Antarctica: Scientists discover graveyard of dead continents beneath ice

Findings rely on data unearthed by satellite dubbed 'Ferrari of Space'

Robin George Andrews
Tuesday 27 November 2018 13:12 GMT
Stunning 3D maps of the continent’s tectonic underworld disclosed the wreckage of an ancient super-continent’s spectacular destruction
Stunning 3D maps of the continent’s tectonic underworld disclosed the wreckage of an ancient super-continent’s spectacular destruction (Nasa Goddard Modis Rapid Response Team)

The eastern section of Antarctica is buried beneath a thick ice sheet. Some scientists simply assumed that under that cold mass there was nothing more than a “frozen tectonic block,” a somewhat homogeneous mass that distinguished it from the mixed up geologies of other continents.

But with the help of data from a discontinued European satellite, scientists have now found that East Antarctica is in fact a graveyard of continental remnants. They have created stunning 3D maps of the southernmost continent’s tectonic underworld and found that the ice has been concealing wreckage of an ancient supercontinent’s spectacular destruction.

The researchers, led by Jörg Ebbing, a geophysicist at Kiel University in Germany, reported their discovery earlier this month in Scientific Reports.

The findings relied on data from the Gravity Field and Steady-state Ocean Circulation Explorer (GOCE) satellite, which orbited Earth just 155 miles above the surface until late 2013, when it re-entered the atmosphere at the end of its mission. Called the “Ferrari of space”, this sleek instrument could measure the gravitational fields weaving through the Earth’s crust and mantle.

Kate Winter, who studies Antarctica’s glaciers at Northumbria University in England and wasn’t involved in the study, said that the GOCE satellite data, “helped us to piece the supercontinent back together in magnificent detail.”

GOCE’s eye revealed that East Antarctica is a jigsaw puzzle of at least three geological titans named cratonic provinces. Cratons (from the Greek “kratos”, meaning “strength”) are stable rocky cores of continents that survived hundreds of millions of years of destructive action by the Earth’s plate tectonics.

One craton has geological similarities with some of Australia’s bedrock, while another resembles part of India’s. The third is an amalgamation of pieces of old sea-floors.

Fausto Ferraccioli, a senior geophysicist at the British Antarctic Survey and co-author of the study, said “how and when all these provinces came together to make up East Antarctica as we see it today is still a matter of speculation and debate.”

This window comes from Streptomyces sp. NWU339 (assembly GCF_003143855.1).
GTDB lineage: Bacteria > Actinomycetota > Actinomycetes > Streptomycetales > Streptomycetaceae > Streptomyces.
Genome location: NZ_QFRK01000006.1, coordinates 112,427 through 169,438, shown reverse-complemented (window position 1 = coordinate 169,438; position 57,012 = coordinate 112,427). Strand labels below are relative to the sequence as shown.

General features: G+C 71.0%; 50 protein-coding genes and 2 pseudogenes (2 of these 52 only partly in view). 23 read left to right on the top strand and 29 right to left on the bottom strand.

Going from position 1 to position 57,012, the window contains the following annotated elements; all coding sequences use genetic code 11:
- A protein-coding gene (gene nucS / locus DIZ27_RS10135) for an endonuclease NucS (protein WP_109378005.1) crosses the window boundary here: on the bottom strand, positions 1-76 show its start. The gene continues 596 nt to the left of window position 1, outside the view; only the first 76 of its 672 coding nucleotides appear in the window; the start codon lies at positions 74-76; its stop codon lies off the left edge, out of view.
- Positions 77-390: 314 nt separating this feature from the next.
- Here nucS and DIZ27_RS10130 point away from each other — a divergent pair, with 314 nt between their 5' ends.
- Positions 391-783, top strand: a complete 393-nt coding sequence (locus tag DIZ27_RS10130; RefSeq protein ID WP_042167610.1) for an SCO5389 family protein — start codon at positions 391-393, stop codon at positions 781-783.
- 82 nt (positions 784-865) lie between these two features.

The pieces may have been assembled as far back as 1 billion years ago, when the supercontinent Rodinia was built, or as recently as 500 million years ago, when another supercontinent, Gondwana, came together. Either way, what has been found beneath Antarctica is part of what’s left after Gondwana’s dissolution, around 160 million years ago.

Antarctica has been called the least understood continent on Earth, and many mysteries remain about its subsurface world. There’s only so much that magnetic and seismic data, and ground-penetrating radar attached to aeroplanes, can do to see through the 1.3-mile-thick ice sheet that covers 98 percent of it.

That’s where the European Space Agency’s GOCE (pronounced GO-chay) enters the story. Gravitational field strengths change depending on the objects they are associated with, and GOCE, with its ultra-sensitive gravity-measuring probe and proximity to Earth’s surface, could detect masses deep below Antarctica’s icy surface in breathtaking detail.

“The beauty with GOCE is that we can go deep down in the lithosphere to get to the roots of the continents,” Dr Ferraccioli said.

Winter said that despite these discoveries, the exact geological makeup of Antarctica’s innermost land, which sits in East Antarctica, “is yet to be discovered.” One solution would be to drill into the heart of the continent and sample the rock directly, using GOCE’s maps to guide scientists searching for the perfect spot to dig.

Knowing what rock the world’s largest ice sheet sits on is important in a warming world, as subglacial geology influences how ice shifts as the climate changes. But this study has more significant implications that go much deeper into our understanding of our world.

Plate tectonics is the engine that drives our planet. It forges volcanoes, fuels atmospheres, digs out ocean basins and creates mountain ranges. We can’t understand Earth’s entire evolution if we can’t complete the puzzle, and the data from the dead satellite has just helped discover a few more of its missing pieces.

The New York Times

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